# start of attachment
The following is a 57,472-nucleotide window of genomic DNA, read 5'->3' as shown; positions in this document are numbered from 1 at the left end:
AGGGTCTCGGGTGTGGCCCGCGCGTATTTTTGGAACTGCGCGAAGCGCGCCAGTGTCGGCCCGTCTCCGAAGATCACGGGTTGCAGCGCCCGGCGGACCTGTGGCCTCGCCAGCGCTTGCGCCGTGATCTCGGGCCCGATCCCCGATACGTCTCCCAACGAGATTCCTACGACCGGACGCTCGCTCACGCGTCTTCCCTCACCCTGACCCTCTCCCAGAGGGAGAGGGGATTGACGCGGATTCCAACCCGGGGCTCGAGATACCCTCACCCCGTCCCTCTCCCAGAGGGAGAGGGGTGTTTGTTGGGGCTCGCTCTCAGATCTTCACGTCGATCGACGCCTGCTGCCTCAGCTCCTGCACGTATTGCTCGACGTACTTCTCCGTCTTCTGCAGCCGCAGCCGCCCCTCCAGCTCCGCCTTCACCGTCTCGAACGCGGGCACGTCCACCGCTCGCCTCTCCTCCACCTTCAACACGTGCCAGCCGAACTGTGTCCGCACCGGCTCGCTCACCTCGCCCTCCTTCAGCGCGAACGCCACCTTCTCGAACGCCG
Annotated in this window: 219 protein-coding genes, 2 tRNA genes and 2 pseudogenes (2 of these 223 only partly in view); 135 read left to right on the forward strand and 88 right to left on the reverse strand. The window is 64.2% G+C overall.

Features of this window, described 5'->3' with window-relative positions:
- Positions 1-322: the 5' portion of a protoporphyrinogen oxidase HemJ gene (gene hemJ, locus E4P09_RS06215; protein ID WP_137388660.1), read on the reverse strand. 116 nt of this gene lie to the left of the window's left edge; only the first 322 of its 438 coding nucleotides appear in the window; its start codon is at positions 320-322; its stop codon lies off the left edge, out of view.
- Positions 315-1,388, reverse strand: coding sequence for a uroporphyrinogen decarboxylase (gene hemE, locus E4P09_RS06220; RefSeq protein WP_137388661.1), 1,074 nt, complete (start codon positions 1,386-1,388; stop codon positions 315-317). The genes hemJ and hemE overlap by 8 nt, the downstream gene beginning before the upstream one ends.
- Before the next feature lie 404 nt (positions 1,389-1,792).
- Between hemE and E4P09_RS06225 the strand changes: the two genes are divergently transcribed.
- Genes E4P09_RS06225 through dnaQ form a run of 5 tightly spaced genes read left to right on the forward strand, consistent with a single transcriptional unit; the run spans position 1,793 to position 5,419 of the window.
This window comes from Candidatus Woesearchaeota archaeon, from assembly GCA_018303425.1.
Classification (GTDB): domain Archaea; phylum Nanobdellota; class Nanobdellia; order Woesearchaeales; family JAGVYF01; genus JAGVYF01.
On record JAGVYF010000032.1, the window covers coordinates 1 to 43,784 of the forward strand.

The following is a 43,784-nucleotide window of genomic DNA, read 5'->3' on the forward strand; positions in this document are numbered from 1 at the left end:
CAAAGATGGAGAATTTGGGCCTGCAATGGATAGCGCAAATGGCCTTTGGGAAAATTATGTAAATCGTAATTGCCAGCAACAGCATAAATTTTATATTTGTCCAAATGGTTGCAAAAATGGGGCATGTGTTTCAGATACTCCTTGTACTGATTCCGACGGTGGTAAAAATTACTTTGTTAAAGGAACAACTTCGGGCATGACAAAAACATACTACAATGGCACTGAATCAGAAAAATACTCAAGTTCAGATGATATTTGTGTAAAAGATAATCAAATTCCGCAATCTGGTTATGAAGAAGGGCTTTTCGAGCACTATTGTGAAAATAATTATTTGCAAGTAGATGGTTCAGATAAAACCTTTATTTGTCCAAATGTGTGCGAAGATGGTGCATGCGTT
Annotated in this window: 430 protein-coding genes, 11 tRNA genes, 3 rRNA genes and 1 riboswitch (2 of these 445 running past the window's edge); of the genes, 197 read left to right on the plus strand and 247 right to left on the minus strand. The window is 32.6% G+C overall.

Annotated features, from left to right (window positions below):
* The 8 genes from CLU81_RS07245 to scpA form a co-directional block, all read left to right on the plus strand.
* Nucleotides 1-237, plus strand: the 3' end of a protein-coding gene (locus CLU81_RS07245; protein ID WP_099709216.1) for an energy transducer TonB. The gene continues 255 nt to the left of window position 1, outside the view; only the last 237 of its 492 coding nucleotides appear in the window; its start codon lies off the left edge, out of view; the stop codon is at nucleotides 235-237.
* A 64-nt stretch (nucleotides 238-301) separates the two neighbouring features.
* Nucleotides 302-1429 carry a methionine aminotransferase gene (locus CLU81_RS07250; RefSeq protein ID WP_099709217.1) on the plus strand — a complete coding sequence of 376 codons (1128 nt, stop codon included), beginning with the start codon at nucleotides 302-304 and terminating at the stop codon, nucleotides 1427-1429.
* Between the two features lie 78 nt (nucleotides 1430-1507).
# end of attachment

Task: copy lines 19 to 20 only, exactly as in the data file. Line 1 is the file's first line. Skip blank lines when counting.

* A 64-nt stretch (nucleotides 238-301) separates the two neighbouring features.
* Nucleotides 302-1429 carry a methionine aminotransferase gene (locus CLU81_RS07250; RefSeq protein ID WP_099709217.1) on the plus strand — a complete coding sequence of 376 codons (1128 nt, stop codon included), beginning with the start codon at nucleotides 302-304 and terminating at the stop codon, nucleotides 1427-1429.